Educator preaches message of hope Teachers to get the word at institute

August 19, 1993|By Gary Gately | Gary Gately,Staff Writer

To salvage the inner cities, to rescue the schools, to save much of a generation of poor urban blacks, Jeffrey Howard says, start by sending the teachers back to school.

Dr. Howard, a Harvard-educated social psychologist whose theories have won over Mayor Kurt L. Schmoke and Superintendent Walter G. Amprey, offers a decidedly simple prescription he'll soon spread to hundreds of Baltimore teachers:

Stop telling children intelligence is a God-given gift and that you have it or you don't. Stop creating a caste system by writing off most young children as "dummies" before they even finish elementary school. Make yourself believe in the children and tell them this: "Smart is not just something that you are; smart is something you can get."

This fall, all the employees of 18 city schools -- from the principal to the janitor and, most important, the teachers -- will hear that message again and again when they receive training from Dr. Howard's nonprofit Efficacy Institute, based in Lexington, Mass.

The teachers and other school employees will attend four intensive daylong training sessions, two initially, then two follow-up training days a month later. School officials have yet to decide which schools will receive the training but plan to do so within two weeks.

Also, teams of principals and teachers from the remainder of Baltimore's 177 public schools will attend training sessions in hopes that they'll take Efficacy's gospel of building self-esteem back to their schools.

While the final price tag remains uncertain, Dr. Amprey said he expects a year of Efficacy training to run $300,000 to $400,000, with some of that likely to come from federal and state programs for poor school children.

Yesterday, Dr. Howard, a tall, slender father of four who wears a beard and wire-rim glasses and specializes in intellectual development, preached his sermon to the converted -- more than 600 city school administrators gathered at Southwestern High school.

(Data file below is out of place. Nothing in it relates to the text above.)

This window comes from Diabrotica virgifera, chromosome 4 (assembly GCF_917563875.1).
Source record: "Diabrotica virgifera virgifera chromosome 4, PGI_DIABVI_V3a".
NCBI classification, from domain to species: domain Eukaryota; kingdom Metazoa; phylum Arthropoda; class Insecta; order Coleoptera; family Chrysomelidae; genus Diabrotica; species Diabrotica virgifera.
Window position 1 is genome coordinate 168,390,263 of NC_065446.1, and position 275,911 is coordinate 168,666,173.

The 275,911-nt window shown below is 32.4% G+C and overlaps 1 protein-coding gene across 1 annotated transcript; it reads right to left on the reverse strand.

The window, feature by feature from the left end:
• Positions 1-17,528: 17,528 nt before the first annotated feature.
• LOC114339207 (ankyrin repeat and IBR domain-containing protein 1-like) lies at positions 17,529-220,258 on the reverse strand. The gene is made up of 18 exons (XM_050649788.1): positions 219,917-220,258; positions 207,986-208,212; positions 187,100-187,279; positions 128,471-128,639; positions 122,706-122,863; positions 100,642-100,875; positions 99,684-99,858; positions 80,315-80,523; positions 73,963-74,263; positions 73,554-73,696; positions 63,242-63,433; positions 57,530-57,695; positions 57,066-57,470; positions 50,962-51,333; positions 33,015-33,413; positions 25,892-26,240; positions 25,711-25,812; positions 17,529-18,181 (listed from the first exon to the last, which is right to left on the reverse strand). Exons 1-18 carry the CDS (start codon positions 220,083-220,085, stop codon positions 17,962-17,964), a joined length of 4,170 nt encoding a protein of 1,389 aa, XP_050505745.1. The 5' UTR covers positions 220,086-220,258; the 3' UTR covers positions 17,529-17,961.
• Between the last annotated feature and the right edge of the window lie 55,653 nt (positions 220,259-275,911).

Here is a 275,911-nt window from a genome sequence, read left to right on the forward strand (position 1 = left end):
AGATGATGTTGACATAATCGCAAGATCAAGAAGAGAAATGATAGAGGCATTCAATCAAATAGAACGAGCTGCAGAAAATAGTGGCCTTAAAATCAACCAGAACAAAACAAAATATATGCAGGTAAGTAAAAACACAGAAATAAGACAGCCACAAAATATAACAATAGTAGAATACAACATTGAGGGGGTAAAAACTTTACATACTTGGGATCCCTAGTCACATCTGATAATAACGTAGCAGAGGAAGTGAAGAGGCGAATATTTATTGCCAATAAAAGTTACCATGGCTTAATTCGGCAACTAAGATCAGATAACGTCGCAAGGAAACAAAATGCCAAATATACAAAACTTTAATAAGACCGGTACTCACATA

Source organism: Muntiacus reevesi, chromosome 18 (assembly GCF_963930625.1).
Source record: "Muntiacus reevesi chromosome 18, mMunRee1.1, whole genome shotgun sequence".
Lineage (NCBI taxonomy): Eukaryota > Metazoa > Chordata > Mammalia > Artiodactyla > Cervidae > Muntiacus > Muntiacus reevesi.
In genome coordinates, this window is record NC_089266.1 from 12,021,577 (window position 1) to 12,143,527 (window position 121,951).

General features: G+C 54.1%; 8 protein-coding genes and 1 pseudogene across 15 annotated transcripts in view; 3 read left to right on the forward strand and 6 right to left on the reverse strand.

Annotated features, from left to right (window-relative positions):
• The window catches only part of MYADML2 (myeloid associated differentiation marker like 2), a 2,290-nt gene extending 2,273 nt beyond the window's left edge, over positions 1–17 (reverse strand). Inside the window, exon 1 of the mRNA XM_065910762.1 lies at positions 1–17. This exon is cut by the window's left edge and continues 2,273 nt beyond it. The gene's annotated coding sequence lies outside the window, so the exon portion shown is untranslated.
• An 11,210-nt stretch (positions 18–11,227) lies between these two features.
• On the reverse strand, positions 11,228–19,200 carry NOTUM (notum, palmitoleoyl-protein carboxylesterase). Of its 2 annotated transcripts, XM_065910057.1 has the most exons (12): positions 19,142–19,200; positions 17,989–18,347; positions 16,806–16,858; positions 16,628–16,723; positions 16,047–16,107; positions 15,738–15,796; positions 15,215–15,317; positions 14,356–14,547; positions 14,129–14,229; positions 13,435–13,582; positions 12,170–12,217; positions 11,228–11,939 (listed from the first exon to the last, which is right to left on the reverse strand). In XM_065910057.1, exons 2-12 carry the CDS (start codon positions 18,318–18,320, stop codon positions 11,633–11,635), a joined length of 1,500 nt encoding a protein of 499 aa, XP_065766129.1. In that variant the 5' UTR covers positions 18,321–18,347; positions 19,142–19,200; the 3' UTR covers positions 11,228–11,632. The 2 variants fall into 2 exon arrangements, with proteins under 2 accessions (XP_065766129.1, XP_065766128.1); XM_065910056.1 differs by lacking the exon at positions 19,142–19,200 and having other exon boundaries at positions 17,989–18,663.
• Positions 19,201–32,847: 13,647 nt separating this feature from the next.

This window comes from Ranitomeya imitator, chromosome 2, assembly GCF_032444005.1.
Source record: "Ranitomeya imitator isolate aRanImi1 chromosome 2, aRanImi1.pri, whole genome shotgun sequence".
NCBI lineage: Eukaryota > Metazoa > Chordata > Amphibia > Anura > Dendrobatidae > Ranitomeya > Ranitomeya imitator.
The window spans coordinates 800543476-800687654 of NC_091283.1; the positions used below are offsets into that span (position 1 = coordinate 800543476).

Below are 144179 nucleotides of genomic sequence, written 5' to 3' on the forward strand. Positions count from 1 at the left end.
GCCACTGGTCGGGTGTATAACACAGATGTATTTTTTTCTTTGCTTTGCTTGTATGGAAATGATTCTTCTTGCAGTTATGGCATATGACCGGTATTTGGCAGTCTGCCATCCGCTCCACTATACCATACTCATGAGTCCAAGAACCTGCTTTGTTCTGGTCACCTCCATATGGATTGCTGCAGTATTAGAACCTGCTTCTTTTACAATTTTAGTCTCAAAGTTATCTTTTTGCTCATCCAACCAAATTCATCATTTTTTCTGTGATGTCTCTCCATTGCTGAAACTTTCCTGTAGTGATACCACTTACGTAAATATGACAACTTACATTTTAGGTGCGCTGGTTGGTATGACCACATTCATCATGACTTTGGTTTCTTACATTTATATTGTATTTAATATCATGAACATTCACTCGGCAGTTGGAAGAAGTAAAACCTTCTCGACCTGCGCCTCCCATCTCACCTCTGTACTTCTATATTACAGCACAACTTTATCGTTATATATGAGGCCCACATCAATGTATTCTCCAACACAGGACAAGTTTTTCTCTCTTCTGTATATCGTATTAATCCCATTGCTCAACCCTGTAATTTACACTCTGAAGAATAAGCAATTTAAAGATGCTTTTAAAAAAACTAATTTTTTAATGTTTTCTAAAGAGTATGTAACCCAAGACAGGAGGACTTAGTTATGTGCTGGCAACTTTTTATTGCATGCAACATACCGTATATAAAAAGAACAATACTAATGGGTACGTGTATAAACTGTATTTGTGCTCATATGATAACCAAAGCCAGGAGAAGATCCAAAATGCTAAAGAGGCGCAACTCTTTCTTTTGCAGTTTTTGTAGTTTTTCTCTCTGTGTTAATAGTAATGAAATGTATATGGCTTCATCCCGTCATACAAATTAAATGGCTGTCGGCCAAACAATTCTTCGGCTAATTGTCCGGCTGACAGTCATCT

The training method's biggest cheerleader, Dr. Amprey, who's beginning his third school year at the helm at North Avenue headquarters, views Dr. Howard as a long-distance mentor who offers hope to increasingly desperate city school systems.

The superintendent said he heard about Efficacy's work while attending an education conference in Washington about a year ago. The nonprofit institute now provides training to teachers in 60 school districts nationwide, including some of America's most troubled ones such as New York, Los Angeles and Detroit.

An instant convert, Dr. Amprey quickly contacted Dr. Howard.

"He recognizes that we have to change our belief system, to change how we see intelligence, as something that you can get if you work for it," Dr. Amprey said.

To that end, Dr. Amprey says he wants much less "tracking" of students as gifted or slow, less reliance on low grades and red pen ink and fewer suspensions. Too many teachers in too many schools, he says, view many children in their classes as unintelligent and impossible to educate. He says the prophecy fulfills itself, and he hopes the workshops, lectures and exercises Efficacy provides change attitudes throughout the district.

At the training sessions, the city teachers will grapple with some of the most pressing problems confronting urban education nationwide: nearly 64 percent of black children born out of wedlock, 40 percent of black girls pregnant before 18, dropout rates exceeding 50 percent in many urban school systems, 40 percent of black families living on public assistance.

Dr. Howard lays much of the blame squarely on teachers, school boards, school administrators, parents.

"The schools are absolutely a mess," the soft-spoken 45-year-old said before yesterday's "Superintendent's Administrative Academy." "They need to be reinvented but there's no way to do that with the current concept of education. School boards aren't focused on what's best for the child. They're focused on politics and internal struggles and what's best for adults."

The real challenge, he says, lies in changing teachers' attitudes, in raising their expectations of kids, in becoming dealers in hope amid so much hopelessness. Efficacy's training works, he says, pointing to improved standardized test scores and attendance in Detroit, California and elsewhere.

How many of the teachers, he asks, really believe that before graduating from high school every child in Baltimore public schools can master calculus, become fluent in a second language, write a literate, 25-page essay on any topic?

Dr. Howard not only believes it's possible -- one look at the Japanese school system should be enough proof, he says -- but insists the city should expect and demand it.

"Decide to educate your kids," he says, "or shoot them now because they're dead already. They'll spend a life on the streets. We can't allow that to happen. It's life and death now."

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